Editor's note: Orginally published Oct. 30, 1994.
Rainiers? The Tacoma Rainiers?
I've got a better idea. Let's be honest about our motives - and just call them the Tacoma Profit Margins. Or the Almighty Dollars. Or Still the Not Quite Seattles.
Barring a change of heart where heart seems rare lately, Tacoma Tigers management will announce Tuesday that the locally beloved and historic feline nickname has been supplanted by the name Rainiers. Much will likely be made of a new partnership between the Tacoma baseball franchise and the eponymous South Seattle brewery.
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I have a vision that the cuddly tiger mascot will be replaced by a dancing stubby, a frolicking big brown bottle whose job it will be to entertain fans while simultaneously sowing the message into the heads of adults and children alike that beer is fun, that beer is good, that beer is baseball.
I've had enough beer spilled on my shoes by baseball drunks to know that increased alcohol consumption is the last thing we need to promote at Cheney Stadium. I've narrowly avoided enough post-game parking lot collisions with beer-befuddled drivers to know that team management should, if anything, ban sales of intoxicants altogether.
Alcohol causes enough trouble already.
And a sports team is one of the most potent vehicles by which a community takes its identity. Now, Tacoma is about to find her new identity in a beer. Worse yet, to my taste, there are better beers around. And worse yet, this is a beer from Seattle.
There are those cheerleaders-for-change who champion the new affiliation by looking south, to the majesty of Pierce County's tallest mountain. They say the team is being named for it, and not the beer. But they should know, as most longtime residents do, that the true name of this hero is "Tahoma."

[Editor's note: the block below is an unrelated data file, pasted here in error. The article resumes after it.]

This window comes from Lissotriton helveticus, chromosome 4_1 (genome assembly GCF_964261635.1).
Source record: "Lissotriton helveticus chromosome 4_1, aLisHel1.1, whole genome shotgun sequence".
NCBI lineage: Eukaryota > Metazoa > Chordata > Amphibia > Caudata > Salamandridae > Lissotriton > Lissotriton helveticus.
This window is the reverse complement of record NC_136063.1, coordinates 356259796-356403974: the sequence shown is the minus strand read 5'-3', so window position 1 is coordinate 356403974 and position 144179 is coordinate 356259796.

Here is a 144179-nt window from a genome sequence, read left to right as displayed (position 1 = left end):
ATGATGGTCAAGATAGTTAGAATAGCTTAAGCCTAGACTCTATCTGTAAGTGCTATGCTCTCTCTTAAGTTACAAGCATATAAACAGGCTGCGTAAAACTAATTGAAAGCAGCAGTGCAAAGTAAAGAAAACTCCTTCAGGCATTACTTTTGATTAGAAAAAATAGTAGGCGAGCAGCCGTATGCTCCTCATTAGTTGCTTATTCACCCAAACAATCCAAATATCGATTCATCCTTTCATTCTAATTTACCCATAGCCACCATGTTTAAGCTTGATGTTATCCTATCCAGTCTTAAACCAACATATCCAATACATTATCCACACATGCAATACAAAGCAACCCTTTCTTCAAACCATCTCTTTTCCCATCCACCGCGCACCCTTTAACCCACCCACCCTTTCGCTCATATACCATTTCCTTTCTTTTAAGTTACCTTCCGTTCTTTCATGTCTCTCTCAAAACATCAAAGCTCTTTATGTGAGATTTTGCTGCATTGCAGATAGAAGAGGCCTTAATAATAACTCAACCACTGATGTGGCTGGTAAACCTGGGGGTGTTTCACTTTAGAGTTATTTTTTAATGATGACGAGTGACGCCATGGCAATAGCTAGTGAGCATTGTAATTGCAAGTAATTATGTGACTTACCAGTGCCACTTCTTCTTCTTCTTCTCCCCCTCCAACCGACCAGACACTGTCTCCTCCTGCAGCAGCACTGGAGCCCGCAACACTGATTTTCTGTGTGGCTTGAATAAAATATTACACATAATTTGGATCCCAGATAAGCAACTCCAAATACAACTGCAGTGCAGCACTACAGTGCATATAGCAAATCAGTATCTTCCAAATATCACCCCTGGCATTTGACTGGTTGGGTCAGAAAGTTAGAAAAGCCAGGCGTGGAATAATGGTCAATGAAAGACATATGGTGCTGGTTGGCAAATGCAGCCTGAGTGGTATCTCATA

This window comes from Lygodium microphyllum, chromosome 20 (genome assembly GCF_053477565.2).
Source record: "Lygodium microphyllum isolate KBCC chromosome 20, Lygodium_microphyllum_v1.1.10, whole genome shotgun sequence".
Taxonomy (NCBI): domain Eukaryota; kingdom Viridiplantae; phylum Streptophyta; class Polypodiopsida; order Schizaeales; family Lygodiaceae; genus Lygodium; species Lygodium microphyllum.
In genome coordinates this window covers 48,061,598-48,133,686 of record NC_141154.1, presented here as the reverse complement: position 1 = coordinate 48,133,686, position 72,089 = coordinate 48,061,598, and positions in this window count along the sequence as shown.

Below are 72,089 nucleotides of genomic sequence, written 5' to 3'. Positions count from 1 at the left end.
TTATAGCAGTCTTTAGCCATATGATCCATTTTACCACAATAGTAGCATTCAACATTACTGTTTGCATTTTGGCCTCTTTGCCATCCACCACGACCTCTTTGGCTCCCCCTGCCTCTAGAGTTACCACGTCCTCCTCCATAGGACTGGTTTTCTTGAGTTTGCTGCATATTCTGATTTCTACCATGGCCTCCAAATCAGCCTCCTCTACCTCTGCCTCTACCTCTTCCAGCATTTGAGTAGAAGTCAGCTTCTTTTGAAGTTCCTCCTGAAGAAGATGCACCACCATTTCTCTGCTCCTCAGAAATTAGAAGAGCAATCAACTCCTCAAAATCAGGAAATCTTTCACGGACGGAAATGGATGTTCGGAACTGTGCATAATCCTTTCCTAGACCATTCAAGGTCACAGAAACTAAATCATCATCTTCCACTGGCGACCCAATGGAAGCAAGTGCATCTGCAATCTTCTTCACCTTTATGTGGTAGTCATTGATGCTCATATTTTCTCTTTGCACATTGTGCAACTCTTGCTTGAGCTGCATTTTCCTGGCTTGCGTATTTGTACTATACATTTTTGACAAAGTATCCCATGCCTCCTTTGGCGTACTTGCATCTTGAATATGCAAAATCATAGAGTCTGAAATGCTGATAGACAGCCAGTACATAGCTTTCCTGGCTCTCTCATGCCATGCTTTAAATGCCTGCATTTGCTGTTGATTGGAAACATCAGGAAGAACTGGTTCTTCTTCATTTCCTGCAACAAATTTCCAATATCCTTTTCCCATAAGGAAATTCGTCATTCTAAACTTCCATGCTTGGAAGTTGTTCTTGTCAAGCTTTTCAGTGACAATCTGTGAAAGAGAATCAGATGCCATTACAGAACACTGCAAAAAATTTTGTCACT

The name Rainier comes thanks to George Vancouver, who in 1792 sought to honor Peter Rainier, a rather obscure English naval captain who went on to become a member of Parliament after serving as commander of the East India station of the Royal Navy. There is no evidence that Rainier ever saw, nor particularly cared one way or the other about, the mountain that bears his name.
There is much evidence that local natives - through countless generations - honored the mountain with the name Tahoma. The battle has long been fought to give the mountain its right and proper name on official maps. But the battle has been lost - or won, depending on how far north your sentiments reside.
I do not suggest, as some have, that the Tigers become the Tahomas. It's bad enough that the mountain has been commercially co-opted at all. Worse yet, it graces the logo of a mediocre beer. Worse yet, again, it's a Seattle beer.
And the Tigers are a Tacoma team. I understand the team management's desire to attract a regional audience. But at what cost?
For too long, in too many ways, has Tacoma played the back-seat, second-fiddle, ugly stepsister against Seattle's assumed superiority. And as much as I'd once again like to blame Seattle for its arrogance, here I can't.
The decision I decry was made in Tacoma, if not necessarily by Tacomans.
Why not the Lumberjacks? The Titlows? The Nisquallys? The Ohops?
If change they must - and change they will - then why not choose a name that speaks to the nature of the town and the region it serves? Why not the Madronas? The Steelheads? The Eagles? The Rivers?
Why take a name that's already been used, and gracefully retired?
The Rainiers belong to Seattle. Always did. Always will.
Worse yet, the Rainiers are about to invade Tacoma.
I've heard that team management has interviewed season ticket holders and vendors concerning the new name. Information/communications director Kevin Kalal tells me that the response has been overwhelmingly positive.
The response I've heard has been overwhelmingly the opposite.
"Sure, it's going to surprise some people, " Kalal says. "And some people are going to be turned off by it."
Enthusiastically, he outlines several ideas concerning new merchandise opportunities that will accompany the new name.
"When they see the new items, they're going to enjoy it, " he says.
Actually, they won't have much choice. So I propose a toast.
The tiger is dead.
Long live the bottom line.